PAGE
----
Genital vulvar lichen sclerosus in monozygotic twin women: a case report and review of the literature.

Doulaveri G, Armira K, Kouris A, Karypidis D, Potouridou I - Case Rep Dermatol (2013)

White atrophic patches which extend onto the perineum in A.T.
© Copyright Policy - open-access
Related In: Results  -  Collection

License
Show All Figures
getmorefigures.php?uid=PMC3843921&req=5

Figure 1: White atrophic patches which extend onto the perineum in A.T.
Mentions: A.T. and O.T. are clinically identical twin women aged 37 years. At the age of 34 years, O.T. developed white atrophic patches on her vulvar skin, which extended onto the perineum. Itching and dyspareunia were the dominant symptoms (fig. 1, fig. 2). The clinical diagnosis was lichen sclerosus et atrophicus. A.T., at the age of 35 years, developed similar changes due to lichen sclerosus et atrophicus affecting her vulva and perineum. Neither sister had any involvement of nongenital skin. Their medical history was unremarkable. Physical examination of internal organs, gynecological examination, and Pap smears were normal for both sisters. Neither sister had any history of trauma in the genital region. Both sisters had had uneventful pregnancy and childbirth, and their children had no perinatal problems. Their family history indicated that their mother suffered from lichen sclerosus et atrophicus and their father from balanitis xerotica obliterans. The results of laboratory studies (blood count, vitamin D3, vitamin B12, iron, folic acid, ferritin, C-reactive protein, glucose, urea, creatinine, uric acid, cholesterol, triglycerides, high-density lipoprotein, low-density lipoprotein, serum glutamic oxaloacetic transaminase, serum glutamic-pyruvic transaminase, alkaline phosphatase, bilirubin, triiodothyronine, thyroxine, and thyroid-stimulating hormone) and sex hormone level tests (follicle-stimulating hormone, luteinizing hormone, prolactin, and dehydroepiandrosterone sulfate) were normal. Antithyroid autoantibodies (anti-TPO and anti-Tg) were detected in serum from the twins and their parents. Moreover, only A.T. was positive for antinuclear antibodies. Antibodies to Borrelia were negative for both twins. The differential diagnosis involved genital lichen planus and lichen simplex chronicus. The diagnosis was supported by the skin biopsy specimen in the most mature area, which showed features of lichen sclerosus et atrophicus (fig. 3). The epidermis was thinned and the rete ridges were effaced. Compact hyperkeratosis and vacuolization of the focal basal cell layer were noted. A pale, widened papillary dermis with superficial perivascular and sparse diffuse lymphocytic infiltration of the upper reticular dermis were also observed.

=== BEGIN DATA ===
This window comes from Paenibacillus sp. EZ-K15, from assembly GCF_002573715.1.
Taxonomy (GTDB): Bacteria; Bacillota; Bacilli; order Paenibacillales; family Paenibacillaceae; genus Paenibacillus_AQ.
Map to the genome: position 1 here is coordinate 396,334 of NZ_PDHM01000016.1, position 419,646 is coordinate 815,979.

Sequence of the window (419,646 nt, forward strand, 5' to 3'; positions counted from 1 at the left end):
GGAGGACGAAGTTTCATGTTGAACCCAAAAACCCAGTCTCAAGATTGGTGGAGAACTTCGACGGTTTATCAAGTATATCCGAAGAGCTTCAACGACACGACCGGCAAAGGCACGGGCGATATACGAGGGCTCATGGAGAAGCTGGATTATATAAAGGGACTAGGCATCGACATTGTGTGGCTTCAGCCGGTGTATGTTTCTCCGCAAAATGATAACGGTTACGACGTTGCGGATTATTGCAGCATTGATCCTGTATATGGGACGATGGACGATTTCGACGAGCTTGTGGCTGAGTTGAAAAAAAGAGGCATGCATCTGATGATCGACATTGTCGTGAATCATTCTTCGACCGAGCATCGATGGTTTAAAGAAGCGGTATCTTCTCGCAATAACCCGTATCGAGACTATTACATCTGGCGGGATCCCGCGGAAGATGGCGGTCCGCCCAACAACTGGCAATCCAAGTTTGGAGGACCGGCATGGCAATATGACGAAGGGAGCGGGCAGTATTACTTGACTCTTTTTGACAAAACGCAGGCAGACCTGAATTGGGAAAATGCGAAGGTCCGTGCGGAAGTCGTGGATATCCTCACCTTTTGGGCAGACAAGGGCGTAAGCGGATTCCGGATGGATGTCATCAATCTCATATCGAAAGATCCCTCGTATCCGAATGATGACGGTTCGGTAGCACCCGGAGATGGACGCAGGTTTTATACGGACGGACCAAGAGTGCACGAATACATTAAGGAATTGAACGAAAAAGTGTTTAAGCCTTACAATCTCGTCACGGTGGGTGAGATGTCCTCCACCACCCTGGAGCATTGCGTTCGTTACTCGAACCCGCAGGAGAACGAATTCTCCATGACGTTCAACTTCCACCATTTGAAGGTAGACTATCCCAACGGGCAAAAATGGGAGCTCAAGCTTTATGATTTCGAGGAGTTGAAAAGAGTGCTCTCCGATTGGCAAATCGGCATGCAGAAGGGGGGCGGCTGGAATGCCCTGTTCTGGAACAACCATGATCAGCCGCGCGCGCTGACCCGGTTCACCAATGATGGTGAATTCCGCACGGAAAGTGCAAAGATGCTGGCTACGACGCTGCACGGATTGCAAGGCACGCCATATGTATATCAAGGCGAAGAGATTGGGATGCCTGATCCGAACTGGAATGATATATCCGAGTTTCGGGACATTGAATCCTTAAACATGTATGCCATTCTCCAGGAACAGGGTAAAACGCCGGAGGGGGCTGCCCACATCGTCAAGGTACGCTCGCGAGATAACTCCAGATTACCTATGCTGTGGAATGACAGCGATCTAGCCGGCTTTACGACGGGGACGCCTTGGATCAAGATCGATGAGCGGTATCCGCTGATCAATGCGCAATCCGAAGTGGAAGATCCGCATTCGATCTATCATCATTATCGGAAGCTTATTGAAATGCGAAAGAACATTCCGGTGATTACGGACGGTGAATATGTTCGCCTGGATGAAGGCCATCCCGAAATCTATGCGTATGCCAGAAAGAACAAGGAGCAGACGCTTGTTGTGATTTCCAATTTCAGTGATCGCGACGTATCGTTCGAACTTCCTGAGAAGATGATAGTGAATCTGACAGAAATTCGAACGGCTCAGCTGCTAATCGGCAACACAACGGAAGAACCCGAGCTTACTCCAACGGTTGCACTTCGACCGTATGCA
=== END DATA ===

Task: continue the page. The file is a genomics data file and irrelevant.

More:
Bottom Line: Lichen sclerosus et atrophicus is a skin disease of multifactorial etiology which appears in patients with genetic or hormonal predisposition and autoimmune disease.Genetic predisposition is suggested by familial reports of the disease which involve twins, siblings, and mother-daughter/son series.This is a report of the occurrence of lichen sclerosus et atrophicus in monozygotic twin women, suggesting that inheritance is of relevance in the etiology of this disease.

View Article: PubMed Central - PubMed

Affiliation: Department of Dermatology and Venereology, Hospital 'Andreas Sygros', Athens, Greece.

ABSTRACT
Lichen sclerosus et atrophicus is a skin disease of multifactorial etiology which appears in patients with genetic or hormonal predisposition and autoimmune disease. Genetic predisposition is suggested by familial reports of the disease which involve twins, siblings, and mother-daughter/son series. This is a report of the occurrence of lichen sclerosus et atrophicus in monozygotic twin women, suggesting that inheritance is of relevance in the etiology of this disease.

No MeSH data available.


Related in: MedlinePlus